Such is the account of Captain Snellgrave,

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who visited the country three weeks after the event.

The worship of the serpent was derived by the Whidanese from their neighbours, the people of Ardrah; but with them all clue to its origin is lost, except such as I will endeavour presently to trace.

A similar superstition prevailed in the kingdom of CONGO, when first visited by the Portuguese. It was reprobated by the Roman Catholic priests, and, at their request, forbidden by an edict of Alphonso, king of Portugal, on pain of death. The following we read in Purchas's Pilgrims, part i. p. 768.

"The negroes of Congo worshipped serpents, which they fed with their daintiest provisions. . . . . . Snakes and adders envenomed their souls with a more deadly poison than they did their bodies."

Of the interior of Africa we have had little authentic information until lately; by which time, the irruption of the Mohamedans (Moors and Arabs) had, for the most part, effaced the superstitions of the natives. There are, however, even now, many idolatrous tribes of which we have no account at all. When time and science shall have laid open their superstitions,

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we shall probably meet with many more votaries of the sacred serpent in that region of mystery 1.

But from this prospect, perhaps visionary, of future discoveries, let us turn to the knowledge which we already possess of the superstitions of the Gold Coast. We have ascertained that the SERPENT was in reality worshipped there; that temples, priests, and sacrifices were appointed to him; and that there is a tradition, that this worship came originally from a foreign country. But, moreover, we are in possession of facts which unequivocally demonstrate WHENCE that worship came.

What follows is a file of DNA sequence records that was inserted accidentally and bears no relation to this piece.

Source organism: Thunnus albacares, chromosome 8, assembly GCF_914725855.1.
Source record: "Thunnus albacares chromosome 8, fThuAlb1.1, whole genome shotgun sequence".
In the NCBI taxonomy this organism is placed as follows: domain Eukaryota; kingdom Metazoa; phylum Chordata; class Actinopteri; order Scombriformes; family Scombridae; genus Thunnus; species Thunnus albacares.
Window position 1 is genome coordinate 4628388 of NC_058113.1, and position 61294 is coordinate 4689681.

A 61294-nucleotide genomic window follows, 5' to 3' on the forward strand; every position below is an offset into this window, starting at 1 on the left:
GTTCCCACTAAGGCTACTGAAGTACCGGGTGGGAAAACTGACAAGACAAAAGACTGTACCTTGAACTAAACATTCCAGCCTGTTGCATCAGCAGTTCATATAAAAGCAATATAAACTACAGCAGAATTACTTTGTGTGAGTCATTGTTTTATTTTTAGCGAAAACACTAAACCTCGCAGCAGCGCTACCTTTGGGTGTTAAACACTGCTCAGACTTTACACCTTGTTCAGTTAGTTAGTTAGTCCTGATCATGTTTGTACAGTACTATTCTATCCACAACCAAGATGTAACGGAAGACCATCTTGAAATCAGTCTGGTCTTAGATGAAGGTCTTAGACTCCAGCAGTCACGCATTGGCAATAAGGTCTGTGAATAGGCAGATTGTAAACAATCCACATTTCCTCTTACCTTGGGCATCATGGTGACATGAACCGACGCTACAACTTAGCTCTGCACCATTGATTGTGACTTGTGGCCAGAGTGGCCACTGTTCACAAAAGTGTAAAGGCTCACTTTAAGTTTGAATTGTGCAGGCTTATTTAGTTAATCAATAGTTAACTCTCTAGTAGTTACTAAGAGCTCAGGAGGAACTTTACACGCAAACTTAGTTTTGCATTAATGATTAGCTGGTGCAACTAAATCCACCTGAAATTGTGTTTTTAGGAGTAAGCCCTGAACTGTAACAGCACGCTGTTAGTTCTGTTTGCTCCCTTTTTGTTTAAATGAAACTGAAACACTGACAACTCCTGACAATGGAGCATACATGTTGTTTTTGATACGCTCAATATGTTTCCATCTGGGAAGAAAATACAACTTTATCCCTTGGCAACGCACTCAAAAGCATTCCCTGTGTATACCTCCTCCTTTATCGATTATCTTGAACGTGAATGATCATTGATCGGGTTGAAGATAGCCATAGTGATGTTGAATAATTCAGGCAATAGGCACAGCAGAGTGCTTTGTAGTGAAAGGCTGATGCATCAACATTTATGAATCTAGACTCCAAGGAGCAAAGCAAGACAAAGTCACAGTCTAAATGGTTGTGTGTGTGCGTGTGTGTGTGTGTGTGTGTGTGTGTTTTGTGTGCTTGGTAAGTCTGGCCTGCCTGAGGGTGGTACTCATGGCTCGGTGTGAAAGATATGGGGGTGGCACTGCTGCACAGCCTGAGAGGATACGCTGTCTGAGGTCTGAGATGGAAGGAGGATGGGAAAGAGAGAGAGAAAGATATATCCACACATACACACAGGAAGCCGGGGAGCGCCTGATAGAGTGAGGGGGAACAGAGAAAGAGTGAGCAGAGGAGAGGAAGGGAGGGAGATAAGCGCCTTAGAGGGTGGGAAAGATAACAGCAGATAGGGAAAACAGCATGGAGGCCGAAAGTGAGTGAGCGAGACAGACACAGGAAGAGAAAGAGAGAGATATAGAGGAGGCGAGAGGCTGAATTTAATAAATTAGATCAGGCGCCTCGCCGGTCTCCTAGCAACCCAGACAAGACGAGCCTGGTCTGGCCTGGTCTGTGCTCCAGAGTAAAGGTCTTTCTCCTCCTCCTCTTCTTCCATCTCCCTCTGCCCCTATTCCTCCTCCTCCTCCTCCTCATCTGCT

In the kingdom of Whidah there is still a tribe of people known by the name of EBOES, who are addicted to a worship which may be considered as little more than a variation of Ophiolatreia. They worship the guana, a species of lizard.

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A neighbouring tribe, the KOROMANTYNES, are said to adore a spiritual deity, called OBONI, who is a malicious spirit, pervades heaven, and earth, and sea, and is THE AUTHOR OF ALL EVIL 1.